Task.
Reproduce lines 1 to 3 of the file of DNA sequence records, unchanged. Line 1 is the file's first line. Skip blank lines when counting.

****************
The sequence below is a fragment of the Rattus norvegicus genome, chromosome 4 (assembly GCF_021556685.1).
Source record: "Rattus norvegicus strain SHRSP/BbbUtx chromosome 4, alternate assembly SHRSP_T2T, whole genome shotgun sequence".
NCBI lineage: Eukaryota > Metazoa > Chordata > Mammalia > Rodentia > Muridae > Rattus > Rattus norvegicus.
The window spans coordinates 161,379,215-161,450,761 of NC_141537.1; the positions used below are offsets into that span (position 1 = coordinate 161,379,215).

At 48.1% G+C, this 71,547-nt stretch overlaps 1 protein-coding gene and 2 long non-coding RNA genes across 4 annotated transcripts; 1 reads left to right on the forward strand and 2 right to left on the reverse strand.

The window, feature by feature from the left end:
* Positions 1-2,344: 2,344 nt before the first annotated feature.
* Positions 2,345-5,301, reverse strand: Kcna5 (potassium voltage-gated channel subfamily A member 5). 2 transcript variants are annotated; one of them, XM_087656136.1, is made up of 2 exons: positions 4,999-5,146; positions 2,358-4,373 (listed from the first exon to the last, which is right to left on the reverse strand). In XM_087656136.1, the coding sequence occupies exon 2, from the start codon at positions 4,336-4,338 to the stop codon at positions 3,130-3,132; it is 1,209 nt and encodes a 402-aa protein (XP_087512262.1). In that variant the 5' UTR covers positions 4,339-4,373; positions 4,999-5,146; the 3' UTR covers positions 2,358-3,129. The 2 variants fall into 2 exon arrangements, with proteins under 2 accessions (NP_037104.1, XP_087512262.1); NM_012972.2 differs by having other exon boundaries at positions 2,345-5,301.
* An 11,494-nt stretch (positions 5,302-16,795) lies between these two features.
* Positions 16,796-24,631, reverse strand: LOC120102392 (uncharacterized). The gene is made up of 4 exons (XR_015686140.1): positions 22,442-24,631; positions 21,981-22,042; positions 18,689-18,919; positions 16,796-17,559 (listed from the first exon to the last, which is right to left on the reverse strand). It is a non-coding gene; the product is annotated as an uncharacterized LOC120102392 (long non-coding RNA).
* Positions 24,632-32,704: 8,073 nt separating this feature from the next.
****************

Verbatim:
The sequence below is a fragment of the Rattus norvegicus genome, chromosome 4 (assembly GCF_021556685.1).
Source record: "Rattus norvegicus strain SHRSP/BbbUtx chromosome 4, alternate assembly SHRSP_T2T, whole genome shotgun sequence".
NCBI lineage: Eukaryota > Metazoa > Chordata > Mammalia > Rodentia > Muridae > Rattus > Rattus norvegicus.